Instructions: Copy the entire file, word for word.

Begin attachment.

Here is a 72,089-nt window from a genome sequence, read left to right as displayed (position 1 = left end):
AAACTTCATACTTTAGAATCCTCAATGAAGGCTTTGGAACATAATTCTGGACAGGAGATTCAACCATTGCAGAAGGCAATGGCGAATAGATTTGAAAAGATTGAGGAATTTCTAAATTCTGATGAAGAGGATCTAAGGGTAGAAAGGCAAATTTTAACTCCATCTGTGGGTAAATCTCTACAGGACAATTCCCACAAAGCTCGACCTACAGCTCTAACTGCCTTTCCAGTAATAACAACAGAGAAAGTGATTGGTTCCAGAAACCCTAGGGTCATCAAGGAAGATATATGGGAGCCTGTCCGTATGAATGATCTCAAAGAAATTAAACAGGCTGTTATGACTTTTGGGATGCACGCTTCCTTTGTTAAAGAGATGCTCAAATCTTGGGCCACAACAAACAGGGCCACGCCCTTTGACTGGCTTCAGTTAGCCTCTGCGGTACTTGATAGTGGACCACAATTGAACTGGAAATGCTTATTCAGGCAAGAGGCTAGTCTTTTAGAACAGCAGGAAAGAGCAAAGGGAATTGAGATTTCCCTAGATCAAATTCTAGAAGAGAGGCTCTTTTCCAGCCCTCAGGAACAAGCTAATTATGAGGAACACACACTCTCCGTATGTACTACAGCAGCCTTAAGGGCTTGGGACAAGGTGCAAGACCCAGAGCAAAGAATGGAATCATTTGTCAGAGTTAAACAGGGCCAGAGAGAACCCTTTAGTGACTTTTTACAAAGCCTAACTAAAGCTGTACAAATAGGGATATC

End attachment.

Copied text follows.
Here is a 72,089-nt window from a genome sequence, read left to right as displayed (position 1 = left end):
AAACTTCATACTTTAGAATCCTCAATGAAGGCTTTGGAACATAATTCTGGACAGGAGATTCAACCATTGCAGAAGGCAATGGCGAATAGATTTGAAAAGATTGAGGAATTTCTAAATTCTGATGAAGAGGATCTAAGGGTAGAAAGGCAAATTTTAACTCCATCTGTGGGTAAATCTCTACAGGACAATTCCCACAAAGCTCGACCTACAGCTCTAACTGCCTTTCCAGTAATAACAACAGAGAAAGTGATTGGTTCCAGAAACCCTAGGGTCATCAAGGAAGATATATGGGAGCCTGTCCGTATGAATGATCTCAAAGAAATTAAACAGGCTGTTATGACTTTTGGGATGCACGCTTCCTTTGTTAAAGAGATGCTCAAATCTTGGGCCACAACAAACAGGGCCACGCCCTTTGACTGGCTTCAGTTAGCCTCTGCGGTACTTGATAGTGGACCACAATTGAACTGGAAATGCTTATTCAGGCAAGAGGCTAGTCTTTTAGAACAGCAGGAAAGAGCAAAGGGAATTGAGATTTCCCTAGATCAAATTCTAGAAGAGAGGCTCTTTTCCAGCCCTCAGGAACAAGCTAATTATGAGGAACACACACTCTCCGTATGTACTACAGCAGCCTTAAGGGCTTGGGACAAGGTGCAAGACCCAGAGCAAAGAATGGAATCATTTGTCAGAGTTAAACAGGGCCAGAGAGAACCCTTTAGTGACTTTTTACAAAGCCTAACTAAAGCTGTACAAATAGGGATATC